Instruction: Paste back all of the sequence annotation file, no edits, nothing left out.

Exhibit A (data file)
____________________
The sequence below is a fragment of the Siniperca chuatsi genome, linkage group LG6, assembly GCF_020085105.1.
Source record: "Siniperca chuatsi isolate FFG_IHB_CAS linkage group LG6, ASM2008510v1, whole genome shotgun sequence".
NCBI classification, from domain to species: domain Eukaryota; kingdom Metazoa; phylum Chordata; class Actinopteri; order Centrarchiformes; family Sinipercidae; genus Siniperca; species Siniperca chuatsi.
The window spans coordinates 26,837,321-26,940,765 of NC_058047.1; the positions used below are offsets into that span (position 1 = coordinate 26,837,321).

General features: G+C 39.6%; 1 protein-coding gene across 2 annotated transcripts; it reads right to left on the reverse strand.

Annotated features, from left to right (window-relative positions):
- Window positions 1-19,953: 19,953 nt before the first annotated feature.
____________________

The sequence below is a fragment of the Siniperca chuatsi genome, linkage group LG6, assembly GCF_020085105.1.
Source record: "Siniperca chuatsi isolate FFG_IHB_CAS linkage group LG6, ASM2008510v1, whole genome shotgun sequence".
NCBI classification, from domain to species: domain Eukaryota; kingdom Metazoa; phylum Chordata; class Actinopteri; order Centrarchiformes; family Sinipercidae; genus Siniperca; species Siniperca chuatsi.
The window spans coordinates 26,837,321-26,940,765 of NC_058047.1; the positions used below are offsets into that span (position 1 = coordinate 26,837,321).

General features: G+C 39.6%; 1 protein-coding gene across 2 annotated transcripts; it reads right to left on the reverse strand.

Annotated features, from left to right (window-relative positions):
- Window positions 1-19,953: 19,953 nt before the first annotated feature.